The topic came up in the comments section at CG's blog recently. I'd been meaning to write about this for some time, now seems to be a good one. Ill be accused of being a bad parent by more than one person by telling this story, but tell it I will.
Jalen was born with an intensity I was unprepared for. He was born with some sensitivities I couldn't understand. We did try the "you need to brush your teeth right now" tact a few times, though it always made me uncomfortable because after all it IS his body. Being the parent doesn't give you automatic rights over your child's body, though your longer experience on the earth often give you better foresight. Before he could talk (he didn't talk until around three years of age) we simply made attempts to brush his teeth, just like we had for the other children who were agreeable. Not him. So we kept them as clean as possible, while honoring his fierce denial of the brushing episodes. I could get them brushed about every third or fourth day if I was fast and distracting. Keep in mind, he chose his own toothbrushes and toothpastes, we made it as fun as possible. That only goes so far when you're a person that can throw up from coughing a bit too hard. He just hated the feel. So we didn't make a big deal about it. We trusted him.
Fast forward a few years (he's 7 now). He's been to the dentist and enjoyed the teeth cleaning. Had a rough time with the second visit that involved a much needed tooth-pulling, even throwing up and almost passing out (ya think he's still a bit sensitive?) but is still willing to go get the rest of the work done. He's developmentally more aware. A lot of his intense behaviors have changed dramatically over the last year.
I could have forced him. I could have had them tie him down and drug him up to get the work done. All along we talked about the options, about the possibilities, about my opinions and what he needed. All along his needs and thoughts were respected. I did not pull the "parenting trump card" (thank you Jon Kream for that phrase) and force anything against his will. Some will say that is our job as parents. I disagree. I believe that in spite of the childlike inability to see very far into the future, kids can and will make informed decisions about their bodies in a healthy home where they are respected.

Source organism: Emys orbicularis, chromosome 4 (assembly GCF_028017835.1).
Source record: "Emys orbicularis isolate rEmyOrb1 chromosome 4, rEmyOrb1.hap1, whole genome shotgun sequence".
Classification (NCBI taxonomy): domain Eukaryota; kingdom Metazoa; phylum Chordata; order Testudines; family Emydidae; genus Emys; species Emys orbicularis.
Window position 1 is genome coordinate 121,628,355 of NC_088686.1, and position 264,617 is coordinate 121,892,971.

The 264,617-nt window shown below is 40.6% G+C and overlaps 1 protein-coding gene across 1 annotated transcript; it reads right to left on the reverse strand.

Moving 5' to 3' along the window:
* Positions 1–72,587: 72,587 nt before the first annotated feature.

I read the argument that if a toddler wanted beer and twinkies for breakfast every morning we would be remiss as parents to honor that choice. Seriously? I've NEVER met a small child that truly LIKED those foods for one. For two, even if those two options were always presented along with healthy choices, a small child will balance themselves out quite nicely. I've watched it happen. Beer and twinkies get OLD really fast I bet. Not that any of my children every liked beer. The few times they tasted a sip from an adult, they spit it out, wrinkled their nose and said "YUCK".
I think most German kids are raised on beer at mealtime and do just fine though. My babies and toddlers were mostly getting breastmilk anyway, which is preferable to most anything for them.:) Twinkies aren't very appealing when you have homebaked foods that taste better.
I think it's very natural for babies and toddlers to have limited choices by virtue of what is available within their homes or families. We always put out a variety of foods for them to snack on and they ate exactly what they needed at any given time. They also snacked off the adult plates during mealtimes, rather than sit and eat a plate of their own food. For the most part anyway. Small people graze. Give them some interesting, healthy choices and they'll graze right through it. As they get older, their worlds expand to include choices the parents didn't introduce. That's natural. They may want to try twinkies. So what?
The twinkies/beer argument just doesn't hold up in a home where the child is supported and given free choice. I've never known a human being to gorge on something for very long unless that item was limited to them. We quickly crave protein when eating too much sugar. Listening to our bodies is something even very young children can do. It's part of the learning process, just like everything else. I think those extreme arguments are used as a reason for parents to justify coercion. I don't think it shows much trust in a child's ability to choose well. If a parent is going to use coercion, then just go for it. I know of very loving and connected families where coercion is used, gently and judiciously and the children thrive. But to say that those of us who strive for non-coercion, are being negligent parents and that it's a damaging way to raise children...well, that'll get my hackles up every time.
I don't have beer drinking, twinkie eating, porn watching young children. Much to the dismay of parents that say "but they'll do ________(fill in the blank with every imaginable horror) if I don't force them not to" my children aren't fascinated with harmful things. They make choices that backfire occasionally...part of the learning process. They have a right to their own mistakes (called learning-takes by my dear friend Kelly Lovejoy), their own inner urgings that may be very different from what I think is "right" or "best".
They are themselves. They have a right to make their own choices. I am here to help make those choices available in a safe format and to explore the world alongside them without judgement of those choices. They can know my opinion without feeling the weight of judgment along with that opinion. It IS possible.
I think the question is, how far are we willing to extend trust? How much are we willing to be creative and get outside of the "I'm the parent so that's how it is" paradigm? How much CAN children be trusted?
More than most people believe. Enough to know that they wouldn't choose beer and twinkies over anything else in a healthy, connected home. Enough to know that non-coercion is not damaging or neglectful. It's the opposite.